"f is a function of [some argument]" is completely correct terminology, specific to mathematics. From Columbia University's page "What does "function of" mean?":
A function defines one variable in terms of another. The statement "y is a function of x" (denoted y = y(x)) means that y varies according to whatever value x takes on.
Here, "f is a function of a vector argument," is the mathematically appropriate phrase to express that the function f is defined by an argument that is a vector.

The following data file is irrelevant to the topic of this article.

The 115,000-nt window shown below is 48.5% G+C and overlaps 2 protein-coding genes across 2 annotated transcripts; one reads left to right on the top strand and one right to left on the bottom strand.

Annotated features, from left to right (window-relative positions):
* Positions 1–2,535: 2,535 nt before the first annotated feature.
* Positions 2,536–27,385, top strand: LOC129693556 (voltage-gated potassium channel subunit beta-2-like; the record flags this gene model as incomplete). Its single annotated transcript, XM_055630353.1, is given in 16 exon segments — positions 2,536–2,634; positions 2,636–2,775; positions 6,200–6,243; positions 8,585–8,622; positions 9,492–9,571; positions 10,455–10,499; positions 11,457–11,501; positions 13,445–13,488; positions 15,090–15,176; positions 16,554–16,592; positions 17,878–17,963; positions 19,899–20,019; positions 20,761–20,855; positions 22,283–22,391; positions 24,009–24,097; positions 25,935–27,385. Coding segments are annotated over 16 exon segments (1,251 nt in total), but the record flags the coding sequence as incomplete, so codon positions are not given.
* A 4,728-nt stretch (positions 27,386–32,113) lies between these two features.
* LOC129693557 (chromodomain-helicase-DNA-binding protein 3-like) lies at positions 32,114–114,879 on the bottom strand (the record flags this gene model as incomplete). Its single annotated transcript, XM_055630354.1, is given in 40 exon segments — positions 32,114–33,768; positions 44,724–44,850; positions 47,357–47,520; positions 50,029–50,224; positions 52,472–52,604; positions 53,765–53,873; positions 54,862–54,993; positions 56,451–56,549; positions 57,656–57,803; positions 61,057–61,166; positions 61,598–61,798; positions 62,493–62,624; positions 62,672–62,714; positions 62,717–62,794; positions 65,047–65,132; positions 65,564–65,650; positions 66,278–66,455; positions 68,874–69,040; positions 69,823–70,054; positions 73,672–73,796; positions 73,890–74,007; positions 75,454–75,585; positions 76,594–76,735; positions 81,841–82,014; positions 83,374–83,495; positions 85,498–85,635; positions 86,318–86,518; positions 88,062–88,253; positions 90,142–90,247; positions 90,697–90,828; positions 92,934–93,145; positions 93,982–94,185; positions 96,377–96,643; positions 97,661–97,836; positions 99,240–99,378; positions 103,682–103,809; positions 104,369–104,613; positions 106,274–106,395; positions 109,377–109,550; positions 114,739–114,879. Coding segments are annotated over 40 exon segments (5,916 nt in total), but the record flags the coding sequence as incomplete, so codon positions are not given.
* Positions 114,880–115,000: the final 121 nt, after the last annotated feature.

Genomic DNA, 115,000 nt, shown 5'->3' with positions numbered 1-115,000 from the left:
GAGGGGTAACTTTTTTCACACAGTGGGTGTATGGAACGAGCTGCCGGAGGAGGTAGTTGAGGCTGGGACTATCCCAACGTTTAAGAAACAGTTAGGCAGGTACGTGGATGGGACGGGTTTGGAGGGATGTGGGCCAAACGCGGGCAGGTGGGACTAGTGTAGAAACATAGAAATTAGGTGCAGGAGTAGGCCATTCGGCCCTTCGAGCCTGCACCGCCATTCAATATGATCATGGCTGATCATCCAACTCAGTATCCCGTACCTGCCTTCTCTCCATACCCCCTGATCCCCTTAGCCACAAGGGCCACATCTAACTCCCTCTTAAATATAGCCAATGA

As noted below in the comments, you can leave off "argument" since the "...function of..." construction assumes that the object of "of" is an argument.
Finally, this is a construction particular to the discipline of mathematics, so don't expect native English speakers to be generally familiar with it. (Most people I know understand it perfectly, but most people I know are computer programmers!)